Saturday, November 30, 2013


In anticipation of the upcoming review of "Glory", here is the "History or Hollywood" quiz.

1.    Robert Gould Shaw was the son of upper class Massachusetts abolitionists. 

2.    Shaw was wounded leading a charge at the Battle of Antietam. 

3.    The Governor of Massachusetts offered command of the 54th to Shaw at an upper crust get-together. 

4.    The unit included runaway slaves. 

5.    The Confederate government issued a proclamation threatening to enslave any black soldier captured in a Yankee uniform and execute any of their white officers. 
6.     The unit refused to accept its pay to protest it being less than what white soldiers were paid. 

7.    After training, the 54th had a parade through Boston. 
8.    The 54th was sent to occupied South Carolina where its first action was the sacking of Darien, Ga. 

9.    Their first battle was at James Island against Confederate cavalry and then infantry. 

10. Shaw volunteered for the assault on Fort Wagner and Thomas volunteered to pick up the flag should it fall.  
11. The 54th charged along the shoreline, took refuge in the dunes, and then continued the charge after dark. 

12. Shaw was killed climbing the rampart. 
13. Shaw’s second in command led a small group into the interior of the fort. 

14. Shaw was buried with his men. 
2.    HISTYWOOD  Shaw’s unit saw little action in the battle and he participated in no charge.  He was wounded in the neck by a spent ball. 
3.    HOLLYWOOD  Gov. Andrew offered the command through a letter delivered by Shaw’s father while he was in camp.  Shaw refused at first and then reconsidered over night.  The movie accurately portrays the role of Frederick Douglass in encouraging the experiment.
4.    HOLLYWOOD  The unit was recruited from freed blacks so it is highly unlikely a Trip type of individual would have been in it.
5.    HISTORY  There was such a proclamation.  Threats of Northern reprisals kept the proclamation from being carried out.
6.     HISTYWOOD  True, except that Shaw initiated the protest instead of jumping on board.
7.     HISTORY  The parade was witnessed by Gov. Andrew, the Shaws, Douglass, and John Greenleaf Whittier.
8.     HISTORY  The raid was accurately portrayed with Col. Montgomery ordering his contraband troops and Shaw’s men to ransack the village and set it afire.  The 54th did reluctantly participate.  Montgomery was a sincere abolitionist who believed the secessionists needed to be punished.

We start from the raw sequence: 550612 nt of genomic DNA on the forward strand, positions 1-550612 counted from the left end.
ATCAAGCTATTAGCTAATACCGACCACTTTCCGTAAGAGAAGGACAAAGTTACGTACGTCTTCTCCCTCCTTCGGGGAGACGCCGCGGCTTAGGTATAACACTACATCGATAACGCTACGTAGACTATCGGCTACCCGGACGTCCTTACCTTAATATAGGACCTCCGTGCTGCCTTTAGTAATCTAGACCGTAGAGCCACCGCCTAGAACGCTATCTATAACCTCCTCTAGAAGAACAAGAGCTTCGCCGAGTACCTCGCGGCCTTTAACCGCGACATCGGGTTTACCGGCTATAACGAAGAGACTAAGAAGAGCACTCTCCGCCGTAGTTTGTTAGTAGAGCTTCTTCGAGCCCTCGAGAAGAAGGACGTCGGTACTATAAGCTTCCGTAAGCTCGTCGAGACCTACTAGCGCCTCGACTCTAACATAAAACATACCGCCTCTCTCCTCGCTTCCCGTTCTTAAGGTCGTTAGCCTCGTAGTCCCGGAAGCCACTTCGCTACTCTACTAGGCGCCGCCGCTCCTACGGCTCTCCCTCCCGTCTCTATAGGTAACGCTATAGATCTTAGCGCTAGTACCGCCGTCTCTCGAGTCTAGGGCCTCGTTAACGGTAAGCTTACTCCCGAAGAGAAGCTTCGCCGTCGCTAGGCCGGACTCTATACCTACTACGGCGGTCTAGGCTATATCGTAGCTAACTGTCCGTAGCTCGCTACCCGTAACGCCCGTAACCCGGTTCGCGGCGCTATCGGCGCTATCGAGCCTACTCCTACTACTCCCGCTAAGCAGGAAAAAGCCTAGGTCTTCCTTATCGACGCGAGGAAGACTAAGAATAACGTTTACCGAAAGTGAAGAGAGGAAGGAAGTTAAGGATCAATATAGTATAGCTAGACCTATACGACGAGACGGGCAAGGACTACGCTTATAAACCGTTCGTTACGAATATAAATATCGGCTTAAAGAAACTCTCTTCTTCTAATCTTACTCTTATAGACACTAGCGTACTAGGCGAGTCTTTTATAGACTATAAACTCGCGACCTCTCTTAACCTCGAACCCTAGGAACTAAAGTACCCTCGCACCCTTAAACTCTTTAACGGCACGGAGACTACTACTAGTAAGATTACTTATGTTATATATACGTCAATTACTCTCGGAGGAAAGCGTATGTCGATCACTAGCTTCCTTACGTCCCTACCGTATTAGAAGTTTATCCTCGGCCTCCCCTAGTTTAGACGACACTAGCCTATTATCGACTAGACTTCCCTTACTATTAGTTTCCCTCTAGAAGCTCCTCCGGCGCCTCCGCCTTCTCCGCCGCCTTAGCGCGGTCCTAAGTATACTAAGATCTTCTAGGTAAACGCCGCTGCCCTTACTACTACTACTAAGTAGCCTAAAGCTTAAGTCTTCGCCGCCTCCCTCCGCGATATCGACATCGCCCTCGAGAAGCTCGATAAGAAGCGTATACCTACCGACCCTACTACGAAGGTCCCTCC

9.     HISTYWOOD  The 54th did not initiate the action.  It was a rearguard action to rescue a white unit that was retreating.  They did fight well.
10. HISTYWOOD  Gen. Strong asked Shaw to lead the attack and then asked who would pick up the flag.  Shaw volunteered to carry the flag.
11. HISTYWOOD  The environment is authentic and the fort is well re-created, but the attack started after dusk and was not interrupted.  The fort was surrounded by a moat with stakes in it.
12. HISTYWOOD  Shaw was actually shot on the parapet and fell into the fort.  Several of his men went in after the body and died with him.  The flag was planted on the rampart by a William Carney who survived the battle with several wounds and managed to get the flag back to camp.  He was awarded the Medal of Honor (37 years later).
13. HOLLYWOOD  None of the unit got that far.  Shaw’s exec was a Norwood Hallowell.  He was wounded in the groin before reaching the crest.  Forbes was not based on him.  In fact, only Shaw is based on an actual member of the unit.
14. HISTORY  This was done to dishonor him.  His parents refused the chance to reinter his body after the war.


  1. Thanks. A lot of effort went into it, but the movie deserved it.

  2. I'm surprised it's not heaver on the history.
    Still love that movie.

    1. Agree. It is one of my favorites, too.

  3. Thanks for this factual comparison. I agree that it's a great movie and one of the reasons why is its generally accurate presentation of a historical event worthy of remembrance. If anything I wish that they had hewed even closer to the history, only departing from from it in cases like #9 where providing full historical context might take too much time or might confuse the audience.


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